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Jun 10, 2008

We often use word Shangri-La in a similar context to Garden of Eden, It means for us some kind of a perfect paradise that exists hidden from modern man. In some cases we use it as an analogy for a life-long quest or something elusive that is much sought by man in the form of love, happiness, or Utopian ideals. Shangri-La has its place with other mythical and famous examples such as The Holy Grail, El Dorado, The Fountain of Youth. But, in fact, this word came to us from… fiction. This word first appeared in the 1933 novel Lost Horizon by British author James Hilton. In the book, Shangri-La is a mystical, harmonious valley, enclosed in the western end of the Kunlun Mountains. The novel was so popular, that this word became synonymous with any earthly paradise but particularly a mythical Himalayan utopia. From my web analytics company archives I found, that the author based the story of Shangri-La is based on the concept of Shambhala, a mystical city in Tibetan Buddhist tradition.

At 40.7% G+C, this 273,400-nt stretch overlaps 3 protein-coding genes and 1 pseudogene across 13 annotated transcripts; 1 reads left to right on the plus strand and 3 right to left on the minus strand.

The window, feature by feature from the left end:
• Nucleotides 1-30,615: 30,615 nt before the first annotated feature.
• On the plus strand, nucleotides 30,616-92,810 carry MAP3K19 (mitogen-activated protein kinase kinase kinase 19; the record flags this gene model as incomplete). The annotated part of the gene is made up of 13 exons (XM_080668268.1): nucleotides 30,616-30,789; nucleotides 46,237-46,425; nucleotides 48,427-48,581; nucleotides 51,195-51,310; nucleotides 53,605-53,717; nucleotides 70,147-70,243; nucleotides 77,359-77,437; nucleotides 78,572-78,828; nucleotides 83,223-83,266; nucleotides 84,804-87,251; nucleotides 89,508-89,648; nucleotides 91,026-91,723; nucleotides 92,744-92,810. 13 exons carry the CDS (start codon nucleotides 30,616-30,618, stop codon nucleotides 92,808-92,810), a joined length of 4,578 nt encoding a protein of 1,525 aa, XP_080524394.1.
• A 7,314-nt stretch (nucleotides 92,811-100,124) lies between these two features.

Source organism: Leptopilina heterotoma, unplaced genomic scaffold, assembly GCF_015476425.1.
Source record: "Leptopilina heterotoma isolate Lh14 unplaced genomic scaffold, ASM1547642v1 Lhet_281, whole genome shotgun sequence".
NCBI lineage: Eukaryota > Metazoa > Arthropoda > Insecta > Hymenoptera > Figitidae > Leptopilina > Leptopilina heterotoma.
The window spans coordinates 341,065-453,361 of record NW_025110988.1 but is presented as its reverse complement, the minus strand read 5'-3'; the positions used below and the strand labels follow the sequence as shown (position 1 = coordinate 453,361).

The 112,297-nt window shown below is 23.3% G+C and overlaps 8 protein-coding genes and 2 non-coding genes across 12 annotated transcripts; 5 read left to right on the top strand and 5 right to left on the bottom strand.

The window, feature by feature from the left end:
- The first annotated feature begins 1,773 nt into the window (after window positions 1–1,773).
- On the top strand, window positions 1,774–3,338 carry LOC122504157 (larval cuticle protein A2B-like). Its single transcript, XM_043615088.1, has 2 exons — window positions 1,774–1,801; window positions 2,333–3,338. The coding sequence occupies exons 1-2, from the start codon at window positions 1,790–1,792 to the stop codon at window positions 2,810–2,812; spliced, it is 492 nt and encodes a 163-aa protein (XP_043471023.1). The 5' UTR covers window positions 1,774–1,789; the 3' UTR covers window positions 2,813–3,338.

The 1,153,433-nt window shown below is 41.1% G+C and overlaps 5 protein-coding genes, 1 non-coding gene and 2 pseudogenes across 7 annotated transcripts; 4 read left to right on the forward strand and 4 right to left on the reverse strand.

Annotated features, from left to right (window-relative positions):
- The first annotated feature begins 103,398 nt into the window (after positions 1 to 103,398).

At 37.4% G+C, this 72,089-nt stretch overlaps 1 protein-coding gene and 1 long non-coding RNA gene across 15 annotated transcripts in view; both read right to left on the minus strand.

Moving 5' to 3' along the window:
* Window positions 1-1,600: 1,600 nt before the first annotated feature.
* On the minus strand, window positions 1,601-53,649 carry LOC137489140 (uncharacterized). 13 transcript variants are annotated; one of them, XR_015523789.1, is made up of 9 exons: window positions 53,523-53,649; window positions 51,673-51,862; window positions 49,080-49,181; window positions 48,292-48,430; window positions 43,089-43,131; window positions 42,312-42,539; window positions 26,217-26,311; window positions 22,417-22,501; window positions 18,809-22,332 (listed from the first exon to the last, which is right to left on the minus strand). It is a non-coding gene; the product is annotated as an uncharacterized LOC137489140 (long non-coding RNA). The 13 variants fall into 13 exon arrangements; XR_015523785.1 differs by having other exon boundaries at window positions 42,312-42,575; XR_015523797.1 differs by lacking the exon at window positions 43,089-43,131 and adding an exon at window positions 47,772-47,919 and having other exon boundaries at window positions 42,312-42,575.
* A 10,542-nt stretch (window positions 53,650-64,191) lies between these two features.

It is getting funnier, though. As years rolled by, several locations in the Buddhist Himalaya between northern India and Tibet claimed to be the basis for Hilton's legend, largely to attract tourism. A popularly believed inspiration for Shangri-La is the Hunza Valley in northern Pakistan, close to the Tibetan border, which Hilton visited a few years before Lost Horizon was published. Being an isolated green valley surrounded by mountains, enclosed on the western end of the Himalayas, it closely matches the description in the novel. A Shangri-La resort in the nearby Skardu valley is another popular tourist attraction.

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Ekaterina G.
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Delray Beach, FL, USA
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